There’s a few start-up costs (but I’ll give you some top tips to cut this cost down) and a few things that are important to know, but overall I think domestic compositing is pretty simple. 

compost bucket in the kitchen

The first step is to set up your composting bin or pile – I opted for a closed bin because that is what they had in the shop when I went, that’s really the only reason. Some people feel strongly about the look and the smell (though there won’t actually be much of a smell if you follow my tips) so opt for closed bins, but a regular heap is fine too.

You can get smaller, indoor compost bins if you don’t have an outdoor space.  You’ll need to pick your spot, somewhere in the sun is ideal, remember that it’s pretty hard to move the bins once you’ve filled them up. So, pick somewhere not too far away from your kitchen and the space where you’ll want to be using the compost.

The best compost will have an even mix of green and brown materials in the bin.

Compostable Material
Cut flowers Paper/ card such as egg boxes, toilet roll
Fruit and veg waste Egg shells
Houseplant cuttingsHuman hair and skin
Grass clippings Straw and hay
Not Suitable for the Compost
Cooked foods
Raw meat and fish
Cat or dog waste
Diseased plants

Add green and brown materials as you go and stir when you can. I like to collect rainwater and add that into the compost when I aerate it to help speed up the process. It’s completely fine if you can’t do this, it just takes longer.

Your compost is done when you can no longer see individual ingredients or materials that you had added, finished compost will be a dark, crumbly color/texture. It’ll smell fresh and earthy but shouldn’t smell bad. A bad smelling compost is a sign that you’ve added something not suitable for compost. Your homemade compost might have some pieces of woody stems, twigs or eggshells still remaining, just sift the compost if need be and return the larger chunks to the compost bin. 

Common FAQs About Composting

Is it safe to throw away garden chemicals in the regular bin? 

No, definitely not. If you’ve been using any kind of weedkillers, fertilizers or other gardening chemicals it is very important to dispose of them properly. They should not be put down the drain, toilet or any other way that they’ll end up in the water. Best practice is to use up surplus product, thoroughly rinse the container and then recycle the packaging.

Is compost safe around children and pets? 

Compost is very much safe as long as you haven’t put anything dangerous in the compost like chemicals that should not be ingested (only really relevant when growing veggies or if you have curious children or pets). Regular compost should not pose an issue, but it is extra important to wash produce grown at home. Compost piles reach a high temperature, where most pathogens will be killed off. If you are worried about compost safety you can opt to use just bagged compost, which doesn’t pose a risk.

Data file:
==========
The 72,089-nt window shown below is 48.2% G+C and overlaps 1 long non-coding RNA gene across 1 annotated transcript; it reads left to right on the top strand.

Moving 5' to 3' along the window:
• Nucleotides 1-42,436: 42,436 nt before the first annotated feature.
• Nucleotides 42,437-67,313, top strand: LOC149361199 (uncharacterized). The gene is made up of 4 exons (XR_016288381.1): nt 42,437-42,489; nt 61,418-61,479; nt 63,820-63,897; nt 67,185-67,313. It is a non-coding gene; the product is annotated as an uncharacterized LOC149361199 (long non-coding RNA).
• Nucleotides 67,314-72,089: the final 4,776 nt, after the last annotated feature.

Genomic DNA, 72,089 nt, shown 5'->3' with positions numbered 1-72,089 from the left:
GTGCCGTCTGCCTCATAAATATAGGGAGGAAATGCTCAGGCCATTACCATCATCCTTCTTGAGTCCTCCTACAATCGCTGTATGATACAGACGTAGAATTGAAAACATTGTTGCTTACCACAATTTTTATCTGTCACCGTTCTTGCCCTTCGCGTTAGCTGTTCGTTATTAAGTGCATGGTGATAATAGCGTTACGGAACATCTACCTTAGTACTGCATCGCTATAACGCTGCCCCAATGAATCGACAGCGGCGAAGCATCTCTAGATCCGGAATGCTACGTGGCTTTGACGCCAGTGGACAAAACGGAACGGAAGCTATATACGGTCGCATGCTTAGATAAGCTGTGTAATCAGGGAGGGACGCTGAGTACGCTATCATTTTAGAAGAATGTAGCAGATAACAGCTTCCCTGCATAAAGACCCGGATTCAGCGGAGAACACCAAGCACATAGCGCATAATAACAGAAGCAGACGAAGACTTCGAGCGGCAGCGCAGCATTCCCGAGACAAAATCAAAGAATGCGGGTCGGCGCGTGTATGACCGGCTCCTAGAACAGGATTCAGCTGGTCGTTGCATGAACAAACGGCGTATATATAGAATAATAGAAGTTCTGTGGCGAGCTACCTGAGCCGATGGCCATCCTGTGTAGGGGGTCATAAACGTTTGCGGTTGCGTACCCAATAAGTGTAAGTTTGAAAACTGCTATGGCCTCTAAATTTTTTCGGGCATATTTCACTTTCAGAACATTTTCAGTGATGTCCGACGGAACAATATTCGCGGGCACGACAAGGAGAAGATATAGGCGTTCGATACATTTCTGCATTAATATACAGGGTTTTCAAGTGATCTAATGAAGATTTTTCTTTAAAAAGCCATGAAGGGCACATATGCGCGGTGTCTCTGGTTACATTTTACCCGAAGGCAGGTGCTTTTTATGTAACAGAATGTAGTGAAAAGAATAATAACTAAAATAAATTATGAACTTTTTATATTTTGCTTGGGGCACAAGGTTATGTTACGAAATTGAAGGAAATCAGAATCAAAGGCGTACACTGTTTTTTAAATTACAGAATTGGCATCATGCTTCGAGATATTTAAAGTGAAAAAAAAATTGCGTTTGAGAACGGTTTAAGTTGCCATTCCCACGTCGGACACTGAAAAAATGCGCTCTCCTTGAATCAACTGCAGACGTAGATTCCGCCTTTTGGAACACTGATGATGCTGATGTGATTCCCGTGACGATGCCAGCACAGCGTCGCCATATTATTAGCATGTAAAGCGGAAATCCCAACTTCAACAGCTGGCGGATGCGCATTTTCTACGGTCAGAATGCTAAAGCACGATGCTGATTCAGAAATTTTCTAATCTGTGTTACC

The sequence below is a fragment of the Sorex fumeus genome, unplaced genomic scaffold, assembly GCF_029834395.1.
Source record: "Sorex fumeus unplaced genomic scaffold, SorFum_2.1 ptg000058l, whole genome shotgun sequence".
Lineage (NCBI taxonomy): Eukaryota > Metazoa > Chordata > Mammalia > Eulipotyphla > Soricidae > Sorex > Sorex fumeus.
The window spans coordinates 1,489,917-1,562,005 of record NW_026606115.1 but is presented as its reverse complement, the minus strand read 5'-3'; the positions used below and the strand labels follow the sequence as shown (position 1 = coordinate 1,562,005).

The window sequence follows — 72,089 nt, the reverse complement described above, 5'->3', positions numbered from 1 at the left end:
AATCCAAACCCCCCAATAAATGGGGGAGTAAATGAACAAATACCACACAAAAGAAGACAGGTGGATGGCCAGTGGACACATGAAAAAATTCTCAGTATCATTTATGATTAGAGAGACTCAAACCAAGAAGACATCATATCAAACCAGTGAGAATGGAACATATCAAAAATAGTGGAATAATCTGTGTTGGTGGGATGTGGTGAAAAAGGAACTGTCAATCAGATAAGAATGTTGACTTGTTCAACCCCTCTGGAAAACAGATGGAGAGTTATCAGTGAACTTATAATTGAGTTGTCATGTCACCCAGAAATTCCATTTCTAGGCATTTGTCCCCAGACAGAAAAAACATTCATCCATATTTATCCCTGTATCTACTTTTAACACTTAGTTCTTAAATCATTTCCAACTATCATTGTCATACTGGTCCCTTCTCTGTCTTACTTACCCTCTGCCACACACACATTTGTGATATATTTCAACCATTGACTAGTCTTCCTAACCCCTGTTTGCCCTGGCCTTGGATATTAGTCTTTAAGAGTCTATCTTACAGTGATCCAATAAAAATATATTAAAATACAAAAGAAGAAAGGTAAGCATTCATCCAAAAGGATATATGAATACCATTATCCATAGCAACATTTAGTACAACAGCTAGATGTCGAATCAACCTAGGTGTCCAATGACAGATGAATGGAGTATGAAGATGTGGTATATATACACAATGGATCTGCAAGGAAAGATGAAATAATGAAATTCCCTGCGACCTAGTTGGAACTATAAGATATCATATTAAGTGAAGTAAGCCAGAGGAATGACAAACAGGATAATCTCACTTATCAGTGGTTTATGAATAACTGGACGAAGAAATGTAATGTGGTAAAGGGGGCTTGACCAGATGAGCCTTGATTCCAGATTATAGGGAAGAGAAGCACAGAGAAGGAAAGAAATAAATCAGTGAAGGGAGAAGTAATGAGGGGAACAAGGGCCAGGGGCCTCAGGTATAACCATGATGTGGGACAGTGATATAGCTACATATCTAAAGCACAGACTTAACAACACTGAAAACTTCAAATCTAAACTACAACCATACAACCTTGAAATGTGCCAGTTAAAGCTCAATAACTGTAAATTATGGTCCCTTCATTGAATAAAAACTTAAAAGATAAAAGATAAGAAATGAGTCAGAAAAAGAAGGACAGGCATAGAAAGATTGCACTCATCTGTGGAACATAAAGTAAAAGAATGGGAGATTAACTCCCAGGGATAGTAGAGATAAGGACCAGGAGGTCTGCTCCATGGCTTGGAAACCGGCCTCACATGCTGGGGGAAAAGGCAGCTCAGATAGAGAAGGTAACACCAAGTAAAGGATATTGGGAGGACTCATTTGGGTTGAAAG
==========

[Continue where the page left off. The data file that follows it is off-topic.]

How long does it take to make compost?  

Compost normally takes around 3-12 months to be fully decomposed, but this time varies depending on three factors. 

The size and type of organic matter that you use in your compost, using a proper 50/50 ratio of green and brown material will speed up the rate of decomposition. Additionally, the smaller the pieces of material are, the faster they will break down.

How often you turn over the compost turning the compost helps to aerate the compost pile and moves the larger bits to the center of the pile, where it is warmer and the matter will break down faster. I use a pitchfork to turn my compost over but you can get a tumbler to make your life easier.

The temperature of the compost pile the warmer the compost pile (up until a certain point, 160ºF to be exact) the faster the decomposition, the increased heat means that the enzymes and microorganisms can operate at a greater rate, reducing the time needed to make the compost. At a certain temperature the enzymes will denature and the microorganisms will not be able to digest the organic material in the bin, it is important not to increase the temperature unnecessarily as the compost pile will heat up naturally. 

Get Composting to Help Your Garden!

old man with two thumbs up

There’s a whole host of products on the market. The key things to consider are the nutrients in the compost, the type of compost and how you’ll be using it in your garden. 

Each of the composts I have recommended will be a great fit for your garden, everyone has their own preferences so it could even be worth trying a few to see what you like! Personally, I really like to use Charlie’s Compost because it mixes well with the soil and doesn’t have a super strong smell. This is great for me because I live in an apartment and can’t keep my compost mix outside.

Using compost in your garden is one of the best ways to prepare for the next season. Compost helps with long term soil health, aids in the structure of the garden and helps your plants flourish. Consider going the extra mile and finding a peat-free option to help protect our climate.

Hungry for more plant advice? 

We’ve got you covered with all the houseplant care guides you could ever need! Once you’ve chosen your houseplant – or multiple houseplants (we see what you’re up to you sneaky devil 😉) – head on over to our gear guides where you’ll be able to find all the best tools and accessories to help your houseplants grow and stay healthy. 

Photo of author
Katie Riggs
Katie’s love of plants began at a young age, in fact it was the first time she went camping and discovered the medicinal wonders of a dock leaf that the fascination with all things botanical took hold. Spending time in nature and frequently visiting the Kew Gardens, she became obsessed with the diversity of plants you could grow at home. Her favorite things to grow are herbs and vegetables outdoors as well as her prized fiddle leaf fig and calathea orbifolia. Hundreds of mistakes later she has become well versed in how not to kill a houseplant. Her passions now involve sharing her love of nature and all things green to help other people keep their plants happy and healthy.